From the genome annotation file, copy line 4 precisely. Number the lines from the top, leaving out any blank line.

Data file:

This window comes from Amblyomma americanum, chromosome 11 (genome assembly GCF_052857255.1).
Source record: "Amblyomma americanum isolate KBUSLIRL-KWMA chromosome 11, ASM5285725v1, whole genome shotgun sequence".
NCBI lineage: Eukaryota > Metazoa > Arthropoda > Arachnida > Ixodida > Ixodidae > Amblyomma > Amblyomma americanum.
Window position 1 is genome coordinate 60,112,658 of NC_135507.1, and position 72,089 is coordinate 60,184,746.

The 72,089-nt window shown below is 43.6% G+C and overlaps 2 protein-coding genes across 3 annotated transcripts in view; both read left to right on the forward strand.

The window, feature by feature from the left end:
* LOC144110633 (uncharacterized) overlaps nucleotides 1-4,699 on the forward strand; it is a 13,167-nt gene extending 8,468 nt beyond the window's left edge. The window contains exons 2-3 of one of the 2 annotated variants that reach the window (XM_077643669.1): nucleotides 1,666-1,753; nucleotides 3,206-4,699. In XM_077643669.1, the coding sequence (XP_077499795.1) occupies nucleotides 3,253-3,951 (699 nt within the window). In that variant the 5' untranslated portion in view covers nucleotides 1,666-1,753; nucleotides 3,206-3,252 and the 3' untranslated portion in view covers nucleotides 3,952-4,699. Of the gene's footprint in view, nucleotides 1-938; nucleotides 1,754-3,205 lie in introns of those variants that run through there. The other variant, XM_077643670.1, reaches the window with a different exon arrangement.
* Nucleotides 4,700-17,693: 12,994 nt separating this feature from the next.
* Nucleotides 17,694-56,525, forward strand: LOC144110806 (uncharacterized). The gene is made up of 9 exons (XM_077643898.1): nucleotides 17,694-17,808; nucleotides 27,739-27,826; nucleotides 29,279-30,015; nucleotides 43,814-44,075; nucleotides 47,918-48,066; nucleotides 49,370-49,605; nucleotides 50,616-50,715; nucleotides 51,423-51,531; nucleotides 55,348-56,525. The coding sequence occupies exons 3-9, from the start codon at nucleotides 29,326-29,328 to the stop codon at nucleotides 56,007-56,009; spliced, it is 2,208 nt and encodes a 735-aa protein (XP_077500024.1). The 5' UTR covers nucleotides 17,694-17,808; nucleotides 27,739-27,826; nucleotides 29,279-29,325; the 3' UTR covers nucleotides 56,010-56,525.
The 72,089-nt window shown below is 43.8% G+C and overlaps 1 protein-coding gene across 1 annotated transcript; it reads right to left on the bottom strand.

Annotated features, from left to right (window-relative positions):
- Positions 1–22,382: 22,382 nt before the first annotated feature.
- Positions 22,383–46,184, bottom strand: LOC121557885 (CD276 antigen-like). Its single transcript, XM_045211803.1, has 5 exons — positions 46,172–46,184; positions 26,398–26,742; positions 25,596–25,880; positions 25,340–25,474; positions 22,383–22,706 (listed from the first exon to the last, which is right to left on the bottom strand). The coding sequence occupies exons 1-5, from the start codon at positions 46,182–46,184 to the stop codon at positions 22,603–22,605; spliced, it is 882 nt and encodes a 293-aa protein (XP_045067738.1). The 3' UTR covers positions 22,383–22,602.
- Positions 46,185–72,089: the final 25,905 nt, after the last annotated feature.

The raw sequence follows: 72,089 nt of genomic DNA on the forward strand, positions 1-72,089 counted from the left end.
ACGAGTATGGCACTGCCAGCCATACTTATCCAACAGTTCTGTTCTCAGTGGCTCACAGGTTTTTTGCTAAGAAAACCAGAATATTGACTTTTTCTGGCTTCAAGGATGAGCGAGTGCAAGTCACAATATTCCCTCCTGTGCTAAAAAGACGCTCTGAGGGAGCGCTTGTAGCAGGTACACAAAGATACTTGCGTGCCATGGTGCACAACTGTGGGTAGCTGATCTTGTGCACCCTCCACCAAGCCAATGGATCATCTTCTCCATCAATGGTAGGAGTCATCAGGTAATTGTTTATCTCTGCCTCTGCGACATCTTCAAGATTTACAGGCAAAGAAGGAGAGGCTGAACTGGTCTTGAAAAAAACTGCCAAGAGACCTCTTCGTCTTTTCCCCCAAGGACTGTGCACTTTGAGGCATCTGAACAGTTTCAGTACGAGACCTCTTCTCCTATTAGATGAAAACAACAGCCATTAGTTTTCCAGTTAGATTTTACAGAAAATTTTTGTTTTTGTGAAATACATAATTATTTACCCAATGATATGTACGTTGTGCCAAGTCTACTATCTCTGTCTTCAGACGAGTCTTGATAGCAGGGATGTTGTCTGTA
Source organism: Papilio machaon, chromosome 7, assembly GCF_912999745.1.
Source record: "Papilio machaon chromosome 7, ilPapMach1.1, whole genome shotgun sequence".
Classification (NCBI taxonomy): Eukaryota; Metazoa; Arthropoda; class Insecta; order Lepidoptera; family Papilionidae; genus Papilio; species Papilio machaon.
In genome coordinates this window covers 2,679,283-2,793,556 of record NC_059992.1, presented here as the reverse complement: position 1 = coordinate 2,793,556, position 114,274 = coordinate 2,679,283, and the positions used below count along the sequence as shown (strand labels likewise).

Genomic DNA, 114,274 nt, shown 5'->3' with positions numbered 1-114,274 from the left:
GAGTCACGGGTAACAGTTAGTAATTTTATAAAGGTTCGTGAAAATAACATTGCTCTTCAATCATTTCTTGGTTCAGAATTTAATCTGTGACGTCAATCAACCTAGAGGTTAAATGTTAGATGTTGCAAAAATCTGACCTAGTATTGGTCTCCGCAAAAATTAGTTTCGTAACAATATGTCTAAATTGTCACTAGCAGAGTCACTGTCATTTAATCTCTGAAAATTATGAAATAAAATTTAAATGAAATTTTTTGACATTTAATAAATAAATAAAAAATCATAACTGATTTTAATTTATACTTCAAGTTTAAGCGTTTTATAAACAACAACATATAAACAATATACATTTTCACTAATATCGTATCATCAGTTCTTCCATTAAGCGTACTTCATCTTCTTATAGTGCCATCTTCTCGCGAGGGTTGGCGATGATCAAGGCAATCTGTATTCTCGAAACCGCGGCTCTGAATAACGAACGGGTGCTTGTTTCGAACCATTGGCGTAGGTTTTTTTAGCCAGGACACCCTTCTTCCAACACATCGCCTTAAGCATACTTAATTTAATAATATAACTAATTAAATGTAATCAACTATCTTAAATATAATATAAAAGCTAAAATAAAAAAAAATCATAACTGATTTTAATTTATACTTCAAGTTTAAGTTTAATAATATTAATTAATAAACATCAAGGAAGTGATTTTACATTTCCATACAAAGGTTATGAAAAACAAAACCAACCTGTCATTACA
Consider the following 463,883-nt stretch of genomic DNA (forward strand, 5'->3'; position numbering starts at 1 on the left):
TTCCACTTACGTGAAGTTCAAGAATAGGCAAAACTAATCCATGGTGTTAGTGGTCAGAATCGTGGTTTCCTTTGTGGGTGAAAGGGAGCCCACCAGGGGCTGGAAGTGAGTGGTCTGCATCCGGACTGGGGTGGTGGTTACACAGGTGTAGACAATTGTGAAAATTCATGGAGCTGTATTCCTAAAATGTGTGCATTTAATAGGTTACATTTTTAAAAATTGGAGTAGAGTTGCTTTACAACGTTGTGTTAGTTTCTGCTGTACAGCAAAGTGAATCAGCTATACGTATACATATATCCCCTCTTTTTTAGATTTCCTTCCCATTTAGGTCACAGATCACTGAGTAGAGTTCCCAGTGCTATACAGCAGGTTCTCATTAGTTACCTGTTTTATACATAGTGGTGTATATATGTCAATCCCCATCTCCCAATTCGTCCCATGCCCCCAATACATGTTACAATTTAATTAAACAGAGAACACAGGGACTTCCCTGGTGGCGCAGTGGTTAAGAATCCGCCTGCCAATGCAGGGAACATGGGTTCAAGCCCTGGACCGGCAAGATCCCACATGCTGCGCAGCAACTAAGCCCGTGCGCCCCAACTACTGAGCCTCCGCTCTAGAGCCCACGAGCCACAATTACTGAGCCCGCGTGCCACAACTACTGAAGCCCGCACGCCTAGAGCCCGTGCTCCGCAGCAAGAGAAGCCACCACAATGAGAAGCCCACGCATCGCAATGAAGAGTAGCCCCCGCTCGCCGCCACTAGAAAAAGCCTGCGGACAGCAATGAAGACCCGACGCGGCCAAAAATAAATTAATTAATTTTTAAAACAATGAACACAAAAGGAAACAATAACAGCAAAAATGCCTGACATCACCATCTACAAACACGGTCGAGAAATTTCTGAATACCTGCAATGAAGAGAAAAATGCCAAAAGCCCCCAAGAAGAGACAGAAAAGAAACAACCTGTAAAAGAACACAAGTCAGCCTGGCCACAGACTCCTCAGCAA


Window position 1 is genome coordinate 60,112,658 of NC_135507.1, and position 72,089 is coordinate 60,184,746.